The second lesson is a bit more subtle.  Watching a child suddenly develop that kind of capacity gets me to think about the barriers we put on ourselves as we age, especially in fearing change.   We get comfortable with a certain way of doing things and resist change.  Sometimes it’s cute — the elderly couple who still rents a rotary phone from the phone company because they were nervous about buying their own push button phone, the reaction of grandparents to the weird world of their grandkids’ Ipods, or the stodgy professor who discovers the whacko Facebook scene.   Humans are, after all, consistency seekers.

That’s true with children too.  Try to get a five year old to try a delicious lamb and spinach Indian dish, and you may as well be trying to get him to meet mud and grass for all intents and purposes.   And, while the coaches with ASK could help bring about a metamorphosis in Ryan’s approach to skiing, he originally was intimidated by the whole thing.

I was puzzling over that, and it clicked.  Control.   When I took Ryan to the slope and told him to grab the rope, it was a daunting task.  What if he fell?  What if he did it wrong?  Easier to lean on dad.   I noticed the coaches at the ski lessons went step by step.  Walk around with the ski boots to get used to them.  Put on one ski.  Move with that.  Ski short distances.  Learn the stance. Ski on small inclines…play games to build control.  Then go to the toe rope, only by the third two hour lesson.  But that groundwork created something real: confidence.  Ryan felt in control.  He was comfortable with his skis.  He could grab the toe rope and if he started to slip, he could adapt.  He was in control, he was confident, he was having fun.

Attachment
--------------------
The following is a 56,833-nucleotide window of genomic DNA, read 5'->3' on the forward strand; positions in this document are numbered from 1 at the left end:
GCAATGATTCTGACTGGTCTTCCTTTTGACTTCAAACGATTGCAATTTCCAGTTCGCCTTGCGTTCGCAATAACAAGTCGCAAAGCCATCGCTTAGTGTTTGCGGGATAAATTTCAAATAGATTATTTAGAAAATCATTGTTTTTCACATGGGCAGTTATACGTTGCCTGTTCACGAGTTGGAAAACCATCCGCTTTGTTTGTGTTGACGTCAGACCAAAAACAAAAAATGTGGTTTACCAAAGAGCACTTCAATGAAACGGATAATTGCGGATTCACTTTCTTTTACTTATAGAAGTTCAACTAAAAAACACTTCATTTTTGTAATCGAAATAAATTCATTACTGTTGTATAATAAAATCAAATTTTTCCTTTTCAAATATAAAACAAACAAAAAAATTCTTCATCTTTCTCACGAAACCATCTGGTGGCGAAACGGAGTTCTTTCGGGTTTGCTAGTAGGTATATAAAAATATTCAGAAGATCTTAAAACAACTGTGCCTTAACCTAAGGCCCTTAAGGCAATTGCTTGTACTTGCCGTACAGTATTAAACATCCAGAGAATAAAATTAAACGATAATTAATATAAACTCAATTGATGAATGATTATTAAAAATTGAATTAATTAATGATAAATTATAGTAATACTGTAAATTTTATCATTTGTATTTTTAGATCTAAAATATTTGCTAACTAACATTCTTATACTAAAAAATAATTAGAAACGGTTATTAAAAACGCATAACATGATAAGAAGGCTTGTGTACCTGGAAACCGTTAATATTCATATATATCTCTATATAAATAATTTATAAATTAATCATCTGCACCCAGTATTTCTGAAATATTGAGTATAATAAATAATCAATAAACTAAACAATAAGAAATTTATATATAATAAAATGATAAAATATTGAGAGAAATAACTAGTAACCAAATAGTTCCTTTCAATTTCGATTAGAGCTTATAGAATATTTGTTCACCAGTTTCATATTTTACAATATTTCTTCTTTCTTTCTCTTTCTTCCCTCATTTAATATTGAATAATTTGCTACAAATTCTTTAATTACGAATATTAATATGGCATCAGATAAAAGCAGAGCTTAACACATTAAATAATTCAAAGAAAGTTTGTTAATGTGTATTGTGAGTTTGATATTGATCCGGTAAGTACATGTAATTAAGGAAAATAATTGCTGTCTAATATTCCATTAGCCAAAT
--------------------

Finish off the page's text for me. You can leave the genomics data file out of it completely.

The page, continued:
All of us like to feel we are in control of what happens each day.  When things change at work, people feel off centered, and can be prone to imagine all sorts of possible negative ramifications of changes taking place.    Even when some say change will be positive, the lack of control promised by suddenly being in a different world or context creates uncertainty and fear.   Even us forty-somethings feel like the kid in skis in front of the intimidating toe rope.  No, please, let’s not change!